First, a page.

A Patriot is Born- Hamtramck, USA

 

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As a multigenerational caucasian-American, I have lived my life in a position of privilege relative to many other Americans. According to Maslow’s hierarchy of needs, most of mine have been met, and I enjoy the luxury of being able to quibble and complain about relatively minor offenses. It’s always been hard for me to really wrap my head and my heart around a positive notion of America. I usually hedge. I focus on our racist past towards native peoples, african-americans, non-christians and non-whites. I focus on our shortcomings in health care, environmentalism and education relative to other countries. I focus on our ego-driven militancy and subversion of other governments. It’s hard to feel the love.

But, since I moved to Hamtramck, I become unexpectedly and enthusiastically more patriotic than ever. I love that this community exists, I love that it exists in America, I love that I get to be a part of it.


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Mulberry Grass

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Oh I would walk with you
through the mulberry grass
’til our toes were painted blue
and your fingers brush my hand.

Sit me down by the tree
when our legs don’t want to stand.
You can strum, I will sing
in our new two person band.

But you don’t play that song,
not for me,
not anymore.
I wonder
what the music all was for.

Let’s just let the hours go
though the bird calls in the day.
Let me feel, with eyes still closed
that you’re mine and here to stay.

But you don’t spend you time,
not like that,
not anymore
I wonder
what the magic all was for

Goodbye Goodwell’s

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The following is a conversation that my friend Margo Dalal and I had about the closing of Goodwell’s Market.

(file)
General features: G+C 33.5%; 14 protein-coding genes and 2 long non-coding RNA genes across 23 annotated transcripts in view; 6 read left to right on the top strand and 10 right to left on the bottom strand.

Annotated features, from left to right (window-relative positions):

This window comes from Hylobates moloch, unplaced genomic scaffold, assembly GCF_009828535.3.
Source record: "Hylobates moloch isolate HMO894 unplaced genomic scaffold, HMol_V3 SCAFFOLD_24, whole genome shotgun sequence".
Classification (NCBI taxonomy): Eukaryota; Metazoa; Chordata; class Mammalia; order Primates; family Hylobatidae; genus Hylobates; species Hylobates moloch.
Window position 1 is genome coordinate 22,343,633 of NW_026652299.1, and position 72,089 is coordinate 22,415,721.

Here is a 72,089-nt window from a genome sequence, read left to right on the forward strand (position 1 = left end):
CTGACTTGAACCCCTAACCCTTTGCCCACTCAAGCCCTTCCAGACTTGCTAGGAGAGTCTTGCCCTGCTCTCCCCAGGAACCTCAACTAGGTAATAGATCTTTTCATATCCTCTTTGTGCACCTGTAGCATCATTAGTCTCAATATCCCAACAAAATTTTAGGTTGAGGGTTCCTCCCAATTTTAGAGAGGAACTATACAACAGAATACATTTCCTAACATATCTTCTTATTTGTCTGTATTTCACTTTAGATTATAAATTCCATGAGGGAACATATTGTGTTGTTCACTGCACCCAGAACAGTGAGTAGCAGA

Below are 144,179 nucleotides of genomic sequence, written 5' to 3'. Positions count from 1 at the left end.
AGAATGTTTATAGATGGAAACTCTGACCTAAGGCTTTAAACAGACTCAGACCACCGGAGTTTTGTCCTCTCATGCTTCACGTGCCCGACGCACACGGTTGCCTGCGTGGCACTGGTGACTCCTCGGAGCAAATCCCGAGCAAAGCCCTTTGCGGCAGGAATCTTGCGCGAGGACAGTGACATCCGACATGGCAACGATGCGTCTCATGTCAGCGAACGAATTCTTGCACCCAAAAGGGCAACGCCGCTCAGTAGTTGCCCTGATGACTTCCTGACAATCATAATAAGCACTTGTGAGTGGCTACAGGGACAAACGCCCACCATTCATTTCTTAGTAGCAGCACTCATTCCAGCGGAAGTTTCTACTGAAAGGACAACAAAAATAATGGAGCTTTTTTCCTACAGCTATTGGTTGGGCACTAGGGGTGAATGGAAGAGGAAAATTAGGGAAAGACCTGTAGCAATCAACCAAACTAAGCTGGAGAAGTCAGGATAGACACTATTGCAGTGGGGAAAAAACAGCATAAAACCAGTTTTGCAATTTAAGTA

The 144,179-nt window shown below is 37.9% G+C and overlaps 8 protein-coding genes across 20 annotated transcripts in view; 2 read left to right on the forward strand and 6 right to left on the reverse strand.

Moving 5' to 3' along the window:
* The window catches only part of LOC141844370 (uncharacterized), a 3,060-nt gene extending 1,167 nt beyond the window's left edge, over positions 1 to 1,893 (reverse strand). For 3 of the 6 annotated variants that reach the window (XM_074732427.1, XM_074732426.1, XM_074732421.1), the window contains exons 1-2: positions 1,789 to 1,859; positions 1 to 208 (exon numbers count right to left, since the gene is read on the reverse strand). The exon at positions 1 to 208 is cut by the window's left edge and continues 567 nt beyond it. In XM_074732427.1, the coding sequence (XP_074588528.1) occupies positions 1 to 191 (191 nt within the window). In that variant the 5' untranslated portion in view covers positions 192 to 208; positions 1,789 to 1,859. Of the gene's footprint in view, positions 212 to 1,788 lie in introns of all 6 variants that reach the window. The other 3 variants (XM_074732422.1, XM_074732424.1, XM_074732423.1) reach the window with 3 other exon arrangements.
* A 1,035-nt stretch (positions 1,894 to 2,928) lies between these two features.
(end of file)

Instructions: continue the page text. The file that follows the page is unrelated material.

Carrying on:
Michele: “Pocket sandwich with avocado and cheese.” For an indecisive person, figuring out lunch can be a difficult prospect. What I loved about Goodwell’s is that I always knew what to order and, when lunchtime rolled around, I always knew where I wanted to go. So when Goodwell’s closed its doors abruptly and without explanation about a month ago, it left a bad taste left in my mouth. And if the conversations I’ve had with dozens of other Detroiters this past month are any indication, I’m not the only one feeling a little hurt, a little sad, and a little hungry for more than what we got when Goodwell’s went goodbye.

Margo: I am not angry that Goodwell’s closed, I am upset that I could not help, even if I wanted to. I am sad that there is one less place where Detroiters, new and old, could come together for an affordable and healthy snack. One reason I really loved Goodwell’s was the diversity in their customers. I loved to eat there and people watch, have a nice conversation with a kind senior gentleman, or sit outside and spontaneously see people I love.

Michele: First let me say that Goodwell’s doesn’t owe me anything, not really. They were a for-profit business that gave me what I paid for every time and more. But, while there is no explicit violation, an unspoken social contract was broken with this abrupt departure. When a business establishes itself as a gathering space for community, when it becomes a mainstay of affordable, healthy, mindful food, we come to rely on it and that trust should be rewarded with open communication. Continue reading

Silent Auction

img_4909Detroit’s Largest Missed Opportunity

(originally published in a similar form by Occupy.com)

Last month, the ACLU filed suit against the Wayne County Treasurer (WCT) for foreclosing on owner-occupied homes. The lawsuit has been anticipated for years, and could dramatically affect the fate of thousands if it successful halts the auction sale of those properties, but, even so, it would only impact one tenth of the tax foreclosed properties headed for auction since most occupied homes in the auction are already vacant or are occupied by someone other than the owner. Most occupied homes in the auction are not owner-occupied, and most protections (including due process)